Twitter YouTube

ArcelorMittal in France

Page tools
Print
Bookmark
Share on
FacebookTwitter

Research and development

The proud history of steelmaking in France is matched by the country’s reputation for scientific research and innovation.

ArcelorMittal research and development (R&D) has a significant presence in the country, including about 800 of the company’s 1,300-strong research team. More than 50% of the R&D for automotive products and steel processes and 100% for packaging is conducted in France.

The proximity of our R&D centres to all our operations is hugely significant for both the plants that manufacture our products, and for building closer links and engineering partnerships with our customers.

Our rich R&D heritage and our collective group know-how have been sustained by our partnerships across industry and academia. These collaborations at the highest levels are based on taking a long-term view of product and process and their benefit to the end consumer.

Long-standing relationships with leading laboratories, universities and engineering schools enable us to nurture the talents of our people.

Knowledge-sharing is a vital component of our R&D approach. In France, we have about 40 students studying for a PhD or higher qualification working together without researchers and being involved in our projects. These programmes accept that the role of the researcher has changed – that we must enrich and challenge scientific content using a results-orientated approach.

Long-term thinking

Our largest research campus is in Maizières lès Metz in the Lorraine region and employs more than 500 researchers. From here, we develop new technological processes and solutions intended for our plants throughout the world and applicable to our various businesses (flat and long carbon steel, special plates) and new steels for the automobile and packaging markets. A new research facility to enhance mining and mineral processing processes was established in 2009.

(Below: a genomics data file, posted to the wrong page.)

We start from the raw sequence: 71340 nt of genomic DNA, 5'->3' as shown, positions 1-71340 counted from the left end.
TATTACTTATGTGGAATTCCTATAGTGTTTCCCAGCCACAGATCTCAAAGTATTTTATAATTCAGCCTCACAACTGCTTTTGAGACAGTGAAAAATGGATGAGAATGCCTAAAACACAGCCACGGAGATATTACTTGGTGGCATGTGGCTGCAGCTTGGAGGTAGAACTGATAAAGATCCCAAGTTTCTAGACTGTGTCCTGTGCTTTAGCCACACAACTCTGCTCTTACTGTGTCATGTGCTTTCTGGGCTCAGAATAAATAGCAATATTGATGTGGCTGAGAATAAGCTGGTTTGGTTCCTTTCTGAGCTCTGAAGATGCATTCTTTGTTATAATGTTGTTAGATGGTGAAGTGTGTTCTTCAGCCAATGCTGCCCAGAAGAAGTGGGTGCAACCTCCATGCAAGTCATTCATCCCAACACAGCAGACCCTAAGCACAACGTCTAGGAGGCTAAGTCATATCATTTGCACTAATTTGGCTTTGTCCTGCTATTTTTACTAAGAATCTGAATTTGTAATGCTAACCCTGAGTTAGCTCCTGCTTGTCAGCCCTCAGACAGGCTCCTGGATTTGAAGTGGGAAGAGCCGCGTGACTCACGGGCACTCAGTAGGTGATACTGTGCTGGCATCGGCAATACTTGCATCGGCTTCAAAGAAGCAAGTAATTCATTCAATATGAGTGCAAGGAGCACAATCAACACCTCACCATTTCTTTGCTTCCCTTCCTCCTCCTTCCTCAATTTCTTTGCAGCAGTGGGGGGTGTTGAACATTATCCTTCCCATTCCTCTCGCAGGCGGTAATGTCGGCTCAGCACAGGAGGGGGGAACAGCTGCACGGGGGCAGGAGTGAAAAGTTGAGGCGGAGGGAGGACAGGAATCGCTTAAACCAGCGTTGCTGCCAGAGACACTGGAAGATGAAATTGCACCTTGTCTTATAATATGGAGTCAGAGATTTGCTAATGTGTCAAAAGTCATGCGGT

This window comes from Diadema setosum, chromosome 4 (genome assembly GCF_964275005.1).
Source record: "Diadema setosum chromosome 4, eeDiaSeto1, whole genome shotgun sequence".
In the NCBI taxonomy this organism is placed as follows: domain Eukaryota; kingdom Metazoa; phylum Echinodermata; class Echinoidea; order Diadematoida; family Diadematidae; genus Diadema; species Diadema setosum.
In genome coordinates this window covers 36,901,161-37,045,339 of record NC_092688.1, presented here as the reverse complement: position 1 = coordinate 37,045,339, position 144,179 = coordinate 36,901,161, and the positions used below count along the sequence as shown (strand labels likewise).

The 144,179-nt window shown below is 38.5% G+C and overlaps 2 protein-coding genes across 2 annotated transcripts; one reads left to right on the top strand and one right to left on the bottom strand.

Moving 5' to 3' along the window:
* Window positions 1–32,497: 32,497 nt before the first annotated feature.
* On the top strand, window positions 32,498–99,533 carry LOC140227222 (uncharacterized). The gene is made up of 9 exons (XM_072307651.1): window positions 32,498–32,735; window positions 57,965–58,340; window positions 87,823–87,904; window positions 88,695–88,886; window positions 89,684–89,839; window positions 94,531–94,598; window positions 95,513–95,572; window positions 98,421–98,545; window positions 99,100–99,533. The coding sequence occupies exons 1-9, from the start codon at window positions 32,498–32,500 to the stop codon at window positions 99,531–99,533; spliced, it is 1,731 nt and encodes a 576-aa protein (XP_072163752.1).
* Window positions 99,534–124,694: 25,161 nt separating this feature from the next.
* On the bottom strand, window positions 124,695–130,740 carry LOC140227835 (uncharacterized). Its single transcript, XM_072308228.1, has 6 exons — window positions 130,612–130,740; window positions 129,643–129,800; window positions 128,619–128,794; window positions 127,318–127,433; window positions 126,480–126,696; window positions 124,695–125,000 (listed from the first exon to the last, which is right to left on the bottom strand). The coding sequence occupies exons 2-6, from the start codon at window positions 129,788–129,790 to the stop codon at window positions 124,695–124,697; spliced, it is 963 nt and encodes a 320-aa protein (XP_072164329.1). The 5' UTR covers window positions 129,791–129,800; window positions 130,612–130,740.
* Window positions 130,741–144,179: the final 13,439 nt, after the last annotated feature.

Our investment in continuous improvement and out-of-stock products allows us to innovate, particularly in the automotive and construction markets. We provide high value-added products by working closely with our automotive customers, right from the upstream phase of their projects, by joining their design teams. Our customers particularly appreciate this close relationship, based on a common desire to make improvements in engineering and develop steel solutions to make vehicles lighter. This approach has helped us become a world leader in high-strength steels.

Usibor® is a great example of the long-term thinking that goes into product development. Developed to meet vehicle weight reduction requirements, Usibor® is used in automobile structural and safety components. This steel is designed to be heat treated and then quenched during the hot-stamping process. Usibor®, on which research work began back in 1996, is a revolutionary product which has challenged the customary manufacturing processes of carmakers. Its value is now being appreciated in markets across the world.

The automotive industry faces enormous challenges regarding fuel consumption and CO2 emissions. Steel is a major part of the solution: through products and solutions developed to reduce the thickness and therefore the volume of steel used, while maintaining the overall strength of the vehicle.

Not only does R&D contribute to maintaining our leadership position in the automotive sector, it also contributes to the progress of other markets by adapting steels originally developed for the motor industry and enhances knowledge capture across the company. The expertise born in France is shared with our operations globally and developed through courses at ArcelorMittal University, where a dedicated R&D academy that aims to promote excellence is open to researchers in all sectors of the business.

Our rich R&D heritage and our collective group know-how have been sustained by our partnerships across industry and academia

Link to Adobe website - opens in a new window

Most computers will open PDF documents automatically, but you may need to download Adobe Reader.